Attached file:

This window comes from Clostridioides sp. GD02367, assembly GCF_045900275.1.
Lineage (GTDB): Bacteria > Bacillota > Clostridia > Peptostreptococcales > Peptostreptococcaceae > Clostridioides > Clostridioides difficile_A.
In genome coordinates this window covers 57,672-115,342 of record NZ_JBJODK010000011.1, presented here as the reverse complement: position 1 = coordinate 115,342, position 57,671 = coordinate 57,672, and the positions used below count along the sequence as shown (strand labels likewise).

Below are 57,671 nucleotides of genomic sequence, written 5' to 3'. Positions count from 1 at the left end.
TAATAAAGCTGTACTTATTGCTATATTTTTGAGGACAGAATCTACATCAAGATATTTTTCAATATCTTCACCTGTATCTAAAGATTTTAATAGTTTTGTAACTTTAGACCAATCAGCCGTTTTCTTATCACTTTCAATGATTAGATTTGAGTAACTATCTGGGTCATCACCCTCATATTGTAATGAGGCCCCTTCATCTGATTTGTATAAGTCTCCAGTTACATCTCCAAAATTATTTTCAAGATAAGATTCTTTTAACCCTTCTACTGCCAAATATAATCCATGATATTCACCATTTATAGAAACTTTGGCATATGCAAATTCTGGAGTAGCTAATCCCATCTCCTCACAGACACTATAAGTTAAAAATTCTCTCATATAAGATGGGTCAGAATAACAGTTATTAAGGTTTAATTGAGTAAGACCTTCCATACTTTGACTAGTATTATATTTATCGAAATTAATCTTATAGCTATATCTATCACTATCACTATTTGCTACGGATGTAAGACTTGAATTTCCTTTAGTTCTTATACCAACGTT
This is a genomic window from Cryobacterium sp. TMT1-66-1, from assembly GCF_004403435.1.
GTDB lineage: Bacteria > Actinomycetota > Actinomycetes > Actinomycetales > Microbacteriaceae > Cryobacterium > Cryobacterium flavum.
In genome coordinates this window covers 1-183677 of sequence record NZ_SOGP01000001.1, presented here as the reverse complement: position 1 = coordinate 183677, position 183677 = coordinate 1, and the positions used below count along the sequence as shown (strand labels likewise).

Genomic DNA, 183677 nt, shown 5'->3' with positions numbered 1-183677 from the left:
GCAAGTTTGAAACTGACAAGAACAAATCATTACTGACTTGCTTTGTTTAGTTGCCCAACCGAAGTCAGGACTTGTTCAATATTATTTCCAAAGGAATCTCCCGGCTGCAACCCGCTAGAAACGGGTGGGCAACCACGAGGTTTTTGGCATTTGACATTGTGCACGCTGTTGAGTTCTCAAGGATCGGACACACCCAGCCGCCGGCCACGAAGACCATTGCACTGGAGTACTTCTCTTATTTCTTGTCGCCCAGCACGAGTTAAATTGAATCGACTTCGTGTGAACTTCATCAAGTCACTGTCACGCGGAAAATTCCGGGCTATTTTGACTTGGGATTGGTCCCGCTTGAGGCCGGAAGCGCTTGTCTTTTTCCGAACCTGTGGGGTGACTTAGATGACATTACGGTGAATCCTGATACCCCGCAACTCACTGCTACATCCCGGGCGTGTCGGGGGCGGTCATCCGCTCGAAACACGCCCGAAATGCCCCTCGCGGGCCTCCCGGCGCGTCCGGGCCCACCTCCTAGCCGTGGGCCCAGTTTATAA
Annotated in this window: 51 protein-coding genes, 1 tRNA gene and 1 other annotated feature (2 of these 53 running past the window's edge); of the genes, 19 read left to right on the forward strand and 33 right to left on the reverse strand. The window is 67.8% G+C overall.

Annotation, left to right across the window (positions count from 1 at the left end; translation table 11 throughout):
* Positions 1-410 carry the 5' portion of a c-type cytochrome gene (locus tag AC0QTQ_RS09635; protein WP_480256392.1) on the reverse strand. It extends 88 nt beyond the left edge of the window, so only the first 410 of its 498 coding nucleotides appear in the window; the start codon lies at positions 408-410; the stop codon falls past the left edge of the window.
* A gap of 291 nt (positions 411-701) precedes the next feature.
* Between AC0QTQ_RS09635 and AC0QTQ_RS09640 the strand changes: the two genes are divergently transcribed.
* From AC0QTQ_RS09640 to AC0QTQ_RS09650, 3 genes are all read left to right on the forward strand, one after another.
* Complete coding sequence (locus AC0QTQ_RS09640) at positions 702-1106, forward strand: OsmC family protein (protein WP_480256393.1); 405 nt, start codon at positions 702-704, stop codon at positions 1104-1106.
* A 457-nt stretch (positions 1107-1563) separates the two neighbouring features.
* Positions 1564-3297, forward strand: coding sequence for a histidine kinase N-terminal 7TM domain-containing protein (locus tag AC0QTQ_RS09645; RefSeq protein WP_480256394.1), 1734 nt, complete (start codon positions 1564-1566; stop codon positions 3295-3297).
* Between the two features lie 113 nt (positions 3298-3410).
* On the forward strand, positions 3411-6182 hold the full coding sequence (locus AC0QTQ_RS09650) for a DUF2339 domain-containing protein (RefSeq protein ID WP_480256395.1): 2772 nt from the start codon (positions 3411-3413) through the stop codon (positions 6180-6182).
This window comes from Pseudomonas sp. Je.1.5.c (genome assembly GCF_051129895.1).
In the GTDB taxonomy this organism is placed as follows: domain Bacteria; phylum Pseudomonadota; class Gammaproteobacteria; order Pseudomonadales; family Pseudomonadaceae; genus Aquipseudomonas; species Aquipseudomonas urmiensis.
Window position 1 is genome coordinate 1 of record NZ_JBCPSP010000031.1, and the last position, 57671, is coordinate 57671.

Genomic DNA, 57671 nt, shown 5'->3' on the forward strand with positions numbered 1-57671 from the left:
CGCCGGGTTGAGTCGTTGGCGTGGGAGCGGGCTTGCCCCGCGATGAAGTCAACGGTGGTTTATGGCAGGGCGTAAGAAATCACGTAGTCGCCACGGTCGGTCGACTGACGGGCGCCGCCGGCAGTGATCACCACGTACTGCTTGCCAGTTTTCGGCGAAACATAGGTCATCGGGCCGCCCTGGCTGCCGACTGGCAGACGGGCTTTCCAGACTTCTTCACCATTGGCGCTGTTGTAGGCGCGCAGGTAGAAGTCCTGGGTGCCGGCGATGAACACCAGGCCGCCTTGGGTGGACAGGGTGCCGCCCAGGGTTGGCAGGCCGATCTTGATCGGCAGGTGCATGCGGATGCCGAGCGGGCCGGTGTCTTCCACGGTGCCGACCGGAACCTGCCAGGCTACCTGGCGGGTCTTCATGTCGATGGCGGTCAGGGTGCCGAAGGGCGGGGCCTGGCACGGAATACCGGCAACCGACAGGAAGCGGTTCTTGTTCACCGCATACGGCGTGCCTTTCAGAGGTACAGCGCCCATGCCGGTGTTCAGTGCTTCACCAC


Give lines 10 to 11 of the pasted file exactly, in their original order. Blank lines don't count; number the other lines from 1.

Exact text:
GCAAGTTTGAAACTGACAAGAACAAATCATTACTGACTTGCTTTGTTTAGTTGCCCAACCGAAGTCAGGACTTGTTCAATATTATTTCCAAAGGAATCTCCCGGCTGCAACCCGCTAGAAACGGGTGGGCAACCACGAGGTTTTTGGCATTTGACATTGTGCACGCTGTTGAGTTCTCAAGGATCGGACACACCCAGCCGCCGGCCACGAAGACCATTGCACTGGAGTACTTCTCTTATTTCTTGTCGCCCAGCACGAGTTAAATTGAATCGACTTCGTGTGAACTTCATCAAGTCACTGTCACGCGGAAAATTCCGGGCTATTTTGACTTGGGATTGGTCCCGCTTGAGGCCGGAAGCGCTTGTCTTTTTCCGAACCTGTGGGGTGACTTAGATGACATTACGGTGAATCCTGATACCCCGCAACTCACTGCTACATCCCGGGCGTGTCGGGGGCGGTCATCCGCTCGAAACACGCCCGAAATGCCCCTCGCGGGCCTCCCGGCGCGTCCGGGCCCACCTCCTAGCCGTGGGCCCAGTTTATAA
Annotated in this window: 51 protein-coding genes, 1 tRNA gene and 1 other annotated feature (2 of these 53 running past the window's edge); of the genes, 19 read left to right on the forward strand and 33 right to left on the reverse strand. The window is 67.8% G+C overall.